Time is running out for many species of frog, as they are close to being wiped out by a plague called Chytridiomycosis. However, teams of scientists are working day and night, in isolated labs, to preserve these species so that they might, one day, be able to return to the wild.
Chytridiomycosis is a disease in amphibians caused by the fungus Batrachochytrium dendrobatidis (Bd). When Bd spores contact an amphibian's skin, they spawn small pods — called sporangia — which contain more spores, that then further infect the animal and any more around it when they open. The disease causes reddening and sloughing off of the skin, lethargy, a failure to seek shelter, a failure to flee when threatened, and failure of the 'righting reflex' — the instinctive reflex to reorient your body if you are upside-down. Eventually, the disease clogs the pours of the amphibians' skin, and they dehydrate and suffocate at the same time.
The outbreak of Bd has reached pandemic — or in this case panzootic — proportions, as frogs in North America, Central America, South America, Australia and Europe are threatened by or dying off from the disease.
Evolutionary biologist Cori Richards-Zawacki, who is a professor at Tulane University, in New Orleans, has been trying to find survivors of the panzootic in Panama — which has the golden frog as its national mascot — but with very little success.
"This sure is depressing," she said while making her way down the Rio Farallon, in central Panama. The area used to be teaming with golden frogs, who are 'explosive breeders', but where she would normally hear a cacophony of croaking, there is only silence now.
Scientists have gathered the last remaining specimens of some species in 'amphibian arks', in an effort to breed them and keep these species from going extinct. Keeping them isolated from the natural environment is necessary to prevent further infection.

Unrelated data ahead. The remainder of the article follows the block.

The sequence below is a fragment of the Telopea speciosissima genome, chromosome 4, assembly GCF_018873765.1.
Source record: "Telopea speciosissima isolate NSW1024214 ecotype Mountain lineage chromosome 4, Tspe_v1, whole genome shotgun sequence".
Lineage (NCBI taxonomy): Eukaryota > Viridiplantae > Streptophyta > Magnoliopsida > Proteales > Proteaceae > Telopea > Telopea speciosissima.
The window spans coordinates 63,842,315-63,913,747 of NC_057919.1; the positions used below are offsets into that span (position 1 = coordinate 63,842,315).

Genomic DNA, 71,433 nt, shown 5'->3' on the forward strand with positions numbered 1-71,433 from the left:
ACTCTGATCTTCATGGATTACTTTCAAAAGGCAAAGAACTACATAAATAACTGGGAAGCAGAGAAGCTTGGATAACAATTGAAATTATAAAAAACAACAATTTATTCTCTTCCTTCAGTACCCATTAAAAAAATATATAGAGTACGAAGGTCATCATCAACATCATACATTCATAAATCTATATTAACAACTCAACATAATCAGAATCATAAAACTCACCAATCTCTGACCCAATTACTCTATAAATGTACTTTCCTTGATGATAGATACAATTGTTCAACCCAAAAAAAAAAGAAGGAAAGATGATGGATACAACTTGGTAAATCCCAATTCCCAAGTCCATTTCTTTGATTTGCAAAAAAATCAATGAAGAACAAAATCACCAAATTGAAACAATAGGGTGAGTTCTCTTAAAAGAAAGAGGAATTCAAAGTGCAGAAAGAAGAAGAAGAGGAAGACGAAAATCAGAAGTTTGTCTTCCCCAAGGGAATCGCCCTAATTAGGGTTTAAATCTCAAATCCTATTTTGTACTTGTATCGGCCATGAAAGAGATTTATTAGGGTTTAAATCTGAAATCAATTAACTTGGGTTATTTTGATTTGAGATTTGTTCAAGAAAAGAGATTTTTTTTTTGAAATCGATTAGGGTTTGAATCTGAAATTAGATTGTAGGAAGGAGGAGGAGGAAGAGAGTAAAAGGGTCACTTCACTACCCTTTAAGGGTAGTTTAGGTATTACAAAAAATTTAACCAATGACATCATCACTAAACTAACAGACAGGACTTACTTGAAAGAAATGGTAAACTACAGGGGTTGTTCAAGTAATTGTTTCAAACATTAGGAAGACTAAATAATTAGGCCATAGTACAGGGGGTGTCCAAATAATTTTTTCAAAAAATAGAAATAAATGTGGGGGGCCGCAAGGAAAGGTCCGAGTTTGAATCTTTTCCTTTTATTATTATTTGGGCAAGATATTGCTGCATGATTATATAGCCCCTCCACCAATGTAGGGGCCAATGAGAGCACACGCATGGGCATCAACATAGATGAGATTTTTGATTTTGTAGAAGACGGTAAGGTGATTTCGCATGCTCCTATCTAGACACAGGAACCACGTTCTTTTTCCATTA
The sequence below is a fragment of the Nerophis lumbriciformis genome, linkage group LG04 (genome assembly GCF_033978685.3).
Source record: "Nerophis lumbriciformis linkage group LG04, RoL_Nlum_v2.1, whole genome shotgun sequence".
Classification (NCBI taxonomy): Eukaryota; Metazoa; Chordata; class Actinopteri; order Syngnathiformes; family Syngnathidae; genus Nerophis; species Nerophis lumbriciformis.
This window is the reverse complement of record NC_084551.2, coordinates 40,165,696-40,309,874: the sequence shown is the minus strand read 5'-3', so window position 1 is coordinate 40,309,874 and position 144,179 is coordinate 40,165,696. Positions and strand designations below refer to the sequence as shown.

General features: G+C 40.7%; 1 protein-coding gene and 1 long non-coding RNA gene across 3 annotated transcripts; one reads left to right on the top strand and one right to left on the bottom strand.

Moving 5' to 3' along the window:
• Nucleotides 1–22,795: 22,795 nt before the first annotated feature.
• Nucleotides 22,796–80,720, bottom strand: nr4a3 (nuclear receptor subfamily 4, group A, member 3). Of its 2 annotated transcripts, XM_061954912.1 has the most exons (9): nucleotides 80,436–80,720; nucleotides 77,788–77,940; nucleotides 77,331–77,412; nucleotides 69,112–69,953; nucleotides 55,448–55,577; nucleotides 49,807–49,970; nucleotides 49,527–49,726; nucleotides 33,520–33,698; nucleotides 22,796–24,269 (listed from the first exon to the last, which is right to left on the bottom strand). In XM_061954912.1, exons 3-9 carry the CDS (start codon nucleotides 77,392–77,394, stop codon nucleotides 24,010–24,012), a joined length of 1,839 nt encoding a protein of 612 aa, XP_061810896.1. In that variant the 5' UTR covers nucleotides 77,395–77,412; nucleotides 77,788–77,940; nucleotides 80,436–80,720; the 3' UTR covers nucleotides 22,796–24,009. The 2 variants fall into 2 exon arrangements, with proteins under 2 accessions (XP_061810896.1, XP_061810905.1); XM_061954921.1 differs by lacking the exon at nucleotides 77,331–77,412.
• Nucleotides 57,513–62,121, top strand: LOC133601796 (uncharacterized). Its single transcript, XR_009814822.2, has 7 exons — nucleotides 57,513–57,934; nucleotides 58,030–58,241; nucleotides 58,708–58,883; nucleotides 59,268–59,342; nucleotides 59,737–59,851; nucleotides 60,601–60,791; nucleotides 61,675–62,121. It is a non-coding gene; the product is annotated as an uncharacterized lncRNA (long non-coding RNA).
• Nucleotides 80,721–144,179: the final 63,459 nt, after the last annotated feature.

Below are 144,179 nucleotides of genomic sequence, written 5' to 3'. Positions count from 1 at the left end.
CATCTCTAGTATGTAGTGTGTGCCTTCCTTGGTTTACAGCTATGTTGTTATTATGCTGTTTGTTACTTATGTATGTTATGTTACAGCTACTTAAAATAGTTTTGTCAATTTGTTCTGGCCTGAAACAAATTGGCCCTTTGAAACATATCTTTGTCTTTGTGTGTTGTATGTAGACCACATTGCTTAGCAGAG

The first such ark is located at the bottom of the crater of an extinct volcano, at the appropirately-named El Valle Amphibian Conservation Center (EVACC). The frog specimens there were collected in 2006 and 2007, by Edwardo Griffith, who helped found EVACC, and his team.
"It was a nightmare," Griffith said. "I saw frogs dying as we were collecting them. They would die in your hand. The only option we had was to buy some time, keep them alive."
The team first housed the frogs — hundreds of them, from a dozen different species — in a local hotel until the ark was built, monitoring the frogs day and night. The vigil continues now, but efforts are being made to breed the frogs so that they can reintroduce them back into the wild soon. This isn't as easy as just getting the frogs together, though. Some species require very specific conditions or stimuli in order to mate, so the three staff, working in rotating shifts, 24/7, must accommodate all these necessities.
“We have to do our job, for a while longer. We have to be successful. Maybe we’ll have too many frogs, maybe thousands and thousands. That would be great. But then what are we going to do with them?” said director of EVACC, Heidi Ross.
The problem lies with the fungus.
"Usually when Bd appears, it kills everything it is going to kill, and quickly," said Dr. Roberto Ibanez, who works at the Smithsonian Tropical Research Institute in Panama. "It kills some species, infects others, who serve as disease vectors, as carriers, so it doesn’t go away."
Although it is known that the fungus has difficulty with heat, such that exposing an infected frog to temperatures of 28°C or higher will kill the fungus, many of the places that the frogs inhabit — such as higher up in mountain chains — are where the rain forest canopy and persistent cloud-cover keep the environment cooler. Some species have a natural agent that coats their skin to protect them against the fungus, but no way has been found to transfer this to other species. One proposed solution is to expose captive frogs to the fungus, breed the survivors (if there are any), and then release their offspring into the wild, hoping that they had developed an immunity to chytridiomycosis. For now, though, the plan is to breed as many frogs as possible, simply to ensure the survival of these species until a solution is found.
"We basically have to become really good frog farmers and breed a lot of frogs," said Brian Gratwicke, project coordinator at the Smithsonian's Panama Amphibian Rescue and Conservation Project.
"But the last thing we want to do is release these precious, expensive frogs back into wild, just to see them consumed by the fungus all over again."